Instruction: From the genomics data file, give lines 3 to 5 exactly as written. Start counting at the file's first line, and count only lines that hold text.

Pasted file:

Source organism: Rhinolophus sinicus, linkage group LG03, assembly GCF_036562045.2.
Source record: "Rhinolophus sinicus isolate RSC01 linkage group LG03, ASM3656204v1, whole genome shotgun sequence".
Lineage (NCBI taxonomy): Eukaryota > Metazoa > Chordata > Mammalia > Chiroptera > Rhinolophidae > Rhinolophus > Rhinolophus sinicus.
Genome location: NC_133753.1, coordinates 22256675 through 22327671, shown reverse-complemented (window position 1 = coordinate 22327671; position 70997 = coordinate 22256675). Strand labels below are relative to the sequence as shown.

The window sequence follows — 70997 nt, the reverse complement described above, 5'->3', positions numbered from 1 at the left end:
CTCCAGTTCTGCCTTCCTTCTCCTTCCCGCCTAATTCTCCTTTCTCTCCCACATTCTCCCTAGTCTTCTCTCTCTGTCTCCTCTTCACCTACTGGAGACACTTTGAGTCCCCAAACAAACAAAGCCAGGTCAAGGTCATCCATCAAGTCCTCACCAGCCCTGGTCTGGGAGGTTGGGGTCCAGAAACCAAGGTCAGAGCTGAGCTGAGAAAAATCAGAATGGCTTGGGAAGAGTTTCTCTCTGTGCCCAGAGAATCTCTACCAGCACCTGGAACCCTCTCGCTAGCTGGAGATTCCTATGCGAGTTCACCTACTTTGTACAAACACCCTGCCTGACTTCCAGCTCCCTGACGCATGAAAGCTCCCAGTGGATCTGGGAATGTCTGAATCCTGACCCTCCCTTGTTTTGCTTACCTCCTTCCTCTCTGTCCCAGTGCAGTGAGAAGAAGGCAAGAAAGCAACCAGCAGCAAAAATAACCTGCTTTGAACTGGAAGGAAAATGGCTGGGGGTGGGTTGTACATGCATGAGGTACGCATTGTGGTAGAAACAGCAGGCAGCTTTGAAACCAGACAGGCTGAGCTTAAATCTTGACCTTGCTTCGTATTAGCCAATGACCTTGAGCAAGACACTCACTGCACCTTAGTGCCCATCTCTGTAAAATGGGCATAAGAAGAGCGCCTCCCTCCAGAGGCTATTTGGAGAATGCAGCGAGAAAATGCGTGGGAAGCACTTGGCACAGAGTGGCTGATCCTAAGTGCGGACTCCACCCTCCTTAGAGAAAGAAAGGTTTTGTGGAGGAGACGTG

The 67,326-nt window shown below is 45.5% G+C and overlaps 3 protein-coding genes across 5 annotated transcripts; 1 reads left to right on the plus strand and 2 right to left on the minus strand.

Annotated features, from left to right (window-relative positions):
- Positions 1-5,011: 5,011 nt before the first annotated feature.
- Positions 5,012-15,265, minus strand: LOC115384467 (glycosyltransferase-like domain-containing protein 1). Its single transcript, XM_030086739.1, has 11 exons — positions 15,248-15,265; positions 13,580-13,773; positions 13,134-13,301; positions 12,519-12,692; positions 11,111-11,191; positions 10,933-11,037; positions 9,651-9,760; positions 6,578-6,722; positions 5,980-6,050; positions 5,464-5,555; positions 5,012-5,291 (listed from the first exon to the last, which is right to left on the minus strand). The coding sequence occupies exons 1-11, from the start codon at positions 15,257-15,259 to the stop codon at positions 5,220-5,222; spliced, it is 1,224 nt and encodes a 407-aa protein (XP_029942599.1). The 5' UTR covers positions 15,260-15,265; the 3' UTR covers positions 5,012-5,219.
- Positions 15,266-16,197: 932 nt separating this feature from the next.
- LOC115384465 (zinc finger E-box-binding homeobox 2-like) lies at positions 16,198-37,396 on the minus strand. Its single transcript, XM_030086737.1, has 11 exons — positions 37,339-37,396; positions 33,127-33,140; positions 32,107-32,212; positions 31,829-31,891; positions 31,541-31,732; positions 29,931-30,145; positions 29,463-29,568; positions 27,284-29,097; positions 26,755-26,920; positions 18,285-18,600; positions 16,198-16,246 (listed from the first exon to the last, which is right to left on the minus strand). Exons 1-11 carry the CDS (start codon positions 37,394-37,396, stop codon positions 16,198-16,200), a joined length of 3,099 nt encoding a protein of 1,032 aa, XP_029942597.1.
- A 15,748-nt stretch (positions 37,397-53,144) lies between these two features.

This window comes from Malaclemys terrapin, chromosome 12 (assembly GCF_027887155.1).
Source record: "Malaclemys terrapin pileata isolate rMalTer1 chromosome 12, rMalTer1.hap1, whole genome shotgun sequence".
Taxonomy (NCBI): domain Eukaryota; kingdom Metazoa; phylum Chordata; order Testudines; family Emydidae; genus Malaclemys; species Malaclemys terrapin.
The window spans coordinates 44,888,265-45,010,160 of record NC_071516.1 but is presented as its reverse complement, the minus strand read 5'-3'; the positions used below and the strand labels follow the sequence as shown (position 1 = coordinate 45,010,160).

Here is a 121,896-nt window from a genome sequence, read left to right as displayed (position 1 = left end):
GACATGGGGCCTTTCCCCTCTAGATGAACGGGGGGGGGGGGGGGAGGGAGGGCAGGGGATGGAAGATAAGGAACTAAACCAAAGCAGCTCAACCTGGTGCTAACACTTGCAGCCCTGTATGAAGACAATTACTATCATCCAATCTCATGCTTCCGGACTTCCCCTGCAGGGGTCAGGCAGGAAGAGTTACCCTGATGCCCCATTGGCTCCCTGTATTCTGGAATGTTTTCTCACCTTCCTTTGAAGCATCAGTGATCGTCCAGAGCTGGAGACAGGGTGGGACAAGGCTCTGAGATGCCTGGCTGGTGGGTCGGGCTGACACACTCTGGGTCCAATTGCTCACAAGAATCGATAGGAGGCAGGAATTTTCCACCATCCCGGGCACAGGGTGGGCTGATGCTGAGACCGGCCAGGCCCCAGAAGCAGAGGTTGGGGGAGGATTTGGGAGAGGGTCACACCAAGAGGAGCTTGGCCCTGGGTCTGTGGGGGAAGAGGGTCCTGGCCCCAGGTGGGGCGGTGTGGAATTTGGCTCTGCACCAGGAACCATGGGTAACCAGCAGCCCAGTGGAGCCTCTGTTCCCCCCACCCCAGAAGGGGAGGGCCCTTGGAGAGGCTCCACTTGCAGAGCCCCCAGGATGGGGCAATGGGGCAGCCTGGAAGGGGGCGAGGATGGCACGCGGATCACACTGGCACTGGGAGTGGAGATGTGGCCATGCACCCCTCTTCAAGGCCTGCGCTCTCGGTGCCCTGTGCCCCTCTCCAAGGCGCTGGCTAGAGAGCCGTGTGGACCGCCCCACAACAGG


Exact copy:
Lineage (NCBI taxonomy): Eukaryota > Metazoa > Chordata > Mammalia > Chiroptera > Rhinolophidae > Rhinolophus > Rhinolophus sinicus.
Genome location: NC_133753.1, coordinates 22256675 through 22327671, shown reverse-complemented (window position 1 = coordinate 22327671; position 70997 = coordinate 22256675). Strand labels below are relative to the sequence as shown.

The window sequence follows — 70997 nt, the reverse complement described above, 5'->3', positions numbered from 1 at the left end: